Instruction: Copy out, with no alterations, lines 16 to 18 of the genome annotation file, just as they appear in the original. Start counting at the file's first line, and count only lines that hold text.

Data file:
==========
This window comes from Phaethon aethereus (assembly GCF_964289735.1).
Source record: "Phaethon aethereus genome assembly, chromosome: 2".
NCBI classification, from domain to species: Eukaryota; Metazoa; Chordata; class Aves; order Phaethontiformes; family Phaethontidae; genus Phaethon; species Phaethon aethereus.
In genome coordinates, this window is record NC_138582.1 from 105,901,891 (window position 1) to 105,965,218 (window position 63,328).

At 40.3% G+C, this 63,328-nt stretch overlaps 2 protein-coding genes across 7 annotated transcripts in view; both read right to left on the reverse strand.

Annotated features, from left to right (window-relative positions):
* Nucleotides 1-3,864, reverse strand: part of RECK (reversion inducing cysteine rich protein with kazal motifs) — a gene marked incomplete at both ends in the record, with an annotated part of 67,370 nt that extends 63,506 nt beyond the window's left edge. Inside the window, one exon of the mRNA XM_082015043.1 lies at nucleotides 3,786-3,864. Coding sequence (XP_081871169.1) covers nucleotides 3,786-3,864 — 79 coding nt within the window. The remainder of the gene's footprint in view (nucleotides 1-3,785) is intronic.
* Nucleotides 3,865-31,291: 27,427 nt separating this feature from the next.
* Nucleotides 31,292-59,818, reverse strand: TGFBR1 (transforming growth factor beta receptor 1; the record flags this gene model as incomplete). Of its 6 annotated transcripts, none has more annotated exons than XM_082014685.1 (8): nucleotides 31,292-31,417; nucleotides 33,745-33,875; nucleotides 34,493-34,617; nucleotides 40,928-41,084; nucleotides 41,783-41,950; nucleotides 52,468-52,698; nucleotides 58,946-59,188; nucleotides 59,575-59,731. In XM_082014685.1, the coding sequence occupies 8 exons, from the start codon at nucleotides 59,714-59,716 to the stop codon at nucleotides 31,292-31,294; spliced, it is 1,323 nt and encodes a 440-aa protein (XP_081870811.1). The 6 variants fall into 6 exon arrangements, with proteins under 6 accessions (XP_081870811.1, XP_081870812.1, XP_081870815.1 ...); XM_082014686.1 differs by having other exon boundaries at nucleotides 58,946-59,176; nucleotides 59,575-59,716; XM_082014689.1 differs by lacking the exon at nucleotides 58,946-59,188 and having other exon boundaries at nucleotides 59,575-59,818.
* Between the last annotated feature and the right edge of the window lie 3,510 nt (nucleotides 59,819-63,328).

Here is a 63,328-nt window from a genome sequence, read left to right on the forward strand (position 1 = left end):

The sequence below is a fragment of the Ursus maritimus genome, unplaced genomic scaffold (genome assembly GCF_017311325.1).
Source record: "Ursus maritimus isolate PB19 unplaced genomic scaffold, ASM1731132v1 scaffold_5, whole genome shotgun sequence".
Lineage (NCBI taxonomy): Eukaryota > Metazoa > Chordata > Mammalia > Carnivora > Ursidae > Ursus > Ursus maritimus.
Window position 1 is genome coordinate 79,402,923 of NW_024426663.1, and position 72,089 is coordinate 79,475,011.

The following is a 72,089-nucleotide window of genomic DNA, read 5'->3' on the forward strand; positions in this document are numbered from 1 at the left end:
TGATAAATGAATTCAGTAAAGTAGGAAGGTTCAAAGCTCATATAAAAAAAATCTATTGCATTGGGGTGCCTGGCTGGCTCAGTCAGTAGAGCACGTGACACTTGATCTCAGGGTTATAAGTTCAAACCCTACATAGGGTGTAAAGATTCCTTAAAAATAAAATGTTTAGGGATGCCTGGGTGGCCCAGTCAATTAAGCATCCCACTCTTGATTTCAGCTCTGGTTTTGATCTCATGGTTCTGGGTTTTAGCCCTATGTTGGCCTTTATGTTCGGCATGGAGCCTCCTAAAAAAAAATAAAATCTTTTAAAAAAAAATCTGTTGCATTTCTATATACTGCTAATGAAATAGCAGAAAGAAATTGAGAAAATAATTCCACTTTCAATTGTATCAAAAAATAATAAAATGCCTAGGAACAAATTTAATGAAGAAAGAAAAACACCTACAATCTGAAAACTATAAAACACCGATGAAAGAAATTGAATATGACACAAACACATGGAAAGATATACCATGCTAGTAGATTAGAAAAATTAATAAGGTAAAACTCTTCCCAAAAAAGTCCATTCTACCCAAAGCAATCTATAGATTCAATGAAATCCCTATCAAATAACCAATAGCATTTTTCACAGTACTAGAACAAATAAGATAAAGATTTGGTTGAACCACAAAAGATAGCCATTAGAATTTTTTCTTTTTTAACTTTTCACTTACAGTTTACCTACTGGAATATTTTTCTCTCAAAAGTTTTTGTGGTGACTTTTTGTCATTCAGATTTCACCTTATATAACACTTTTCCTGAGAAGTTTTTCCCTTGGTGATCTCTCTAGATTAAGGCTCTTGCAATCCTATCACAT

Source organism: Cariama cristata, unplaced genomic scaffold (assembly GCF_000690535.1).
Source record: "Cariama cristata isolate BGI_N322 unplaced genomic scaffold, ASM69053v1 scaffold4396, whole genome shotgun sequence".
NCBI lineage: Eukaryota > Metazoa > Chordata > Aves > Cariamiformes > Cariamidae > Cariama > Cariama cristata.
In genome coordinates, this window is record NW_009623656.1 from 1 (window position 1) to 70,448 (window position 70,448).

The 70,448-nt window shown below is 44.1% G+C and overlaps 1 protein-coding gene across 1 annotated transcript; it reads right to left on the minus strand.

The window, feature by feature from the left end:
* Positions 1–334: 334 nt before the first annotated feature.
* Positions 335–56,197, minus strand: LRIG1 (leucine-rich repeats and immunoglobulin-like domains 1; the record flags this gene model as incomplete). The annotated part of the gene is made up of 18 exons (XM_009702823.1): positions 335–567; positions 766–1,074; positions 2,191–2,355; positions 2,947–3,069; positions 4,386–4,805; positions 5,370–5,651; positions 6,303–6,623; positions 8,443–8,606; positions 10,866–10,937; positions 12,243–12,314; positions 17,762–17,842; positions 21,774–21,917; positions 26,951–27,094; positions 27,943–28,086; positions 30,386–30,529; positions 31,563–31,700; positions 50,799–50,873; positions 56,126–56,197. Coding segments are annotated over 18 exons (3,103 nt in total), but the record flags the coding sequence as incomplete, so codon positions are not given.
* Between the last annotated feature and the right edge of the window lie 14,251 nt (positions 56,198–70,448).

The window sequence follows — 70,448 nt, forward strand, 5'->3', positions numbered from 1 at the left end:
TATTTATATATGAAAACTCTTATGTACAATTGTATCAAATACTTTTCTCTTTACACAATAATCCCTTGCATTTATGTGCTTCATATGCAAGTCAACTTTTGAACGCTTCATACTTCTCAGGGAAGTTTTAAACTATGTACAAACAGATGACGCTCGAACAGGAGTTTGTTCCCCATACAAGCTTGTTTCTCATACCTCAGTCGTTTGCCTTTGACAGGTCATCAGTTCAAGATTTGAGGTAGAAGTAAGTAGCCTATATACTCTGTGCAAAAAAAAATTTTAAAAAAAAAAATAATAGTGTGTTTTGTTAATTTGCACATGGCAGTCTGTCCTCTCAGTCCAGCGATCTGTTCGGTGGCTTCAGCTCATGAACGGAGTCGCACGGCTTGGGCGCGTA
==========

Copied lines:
The following is a 72,089-nucleotide window of genomic DNA, read 5'->3' on the forward strand; positions in this document are numbered from 1 at the left end:
TGATAAATGAATTCAGTAAAGTAGGAAGGTTCAAAGCTCATATAAAAAAAATCTATTGCATTGGGGTGCCTGGCTGGCTCAGTCAGTAGAGCACGTGACACTTGATCTCAGGGTTATAAGTTCAAACCCTACATAGGGTGTAAAGATTCCTTAAAAATAAAATGTTTAGGGATGCCTGGGTGGCCCAGTCAATTAAGCATCCCACTCTTGATTTCAGCTCTGGTTTTGATCTCATGGTTCTGGGTTTTAGCCCTATGTTGGCCTTTATGTTCGGCATGGAGCCTCCTAAAAAAAAATAAAATCTTTTAAAAAAAAATCTGTTGCATTTCTATATACTGCTAATGAAATAGCAGAAAGAAATTGAGAAAATAATTCCACTTTCAATTGTATCAAAAAATAATAAAATGCCTAGGAACAAATTTAATGAAGAAAGAAAAACACCTACAATCTGAAAACTATAAAACACCGATGAAAGAAATTGAATATGACACAAACACATGGAAAGATATACCATGCTAGTAGATTAGAAAAATTAATAAGGTAAAACTCTTCCCAAAAAAGTCCATTCTACCCAAAGCAATCTATAGATTCAATGAAATCCCTATCAAATAACCAATAGCATTTTTCACAGTACTAGAACAAATAAGATAAAGATTTGGTTGAACCACAAAAGATAGCCATTAGAATTTTTTCTTTTTTAACTTTTCACTTACAGTTTACCTACTGGAATATTTTTCTCTCAAAAGTTTTTGTGGTGACTTTTTGTCATTCAGATTTCACCTTATATAACACTTTTCCTGAGAAGTTTTTCCCTTGGTGATCTCTCTAGATTAAGGCTCTTGCAATCCTATCACAT

Source organism: Cariama cristata, unplaced genomic scaffold (assembly GCF_000690535.1).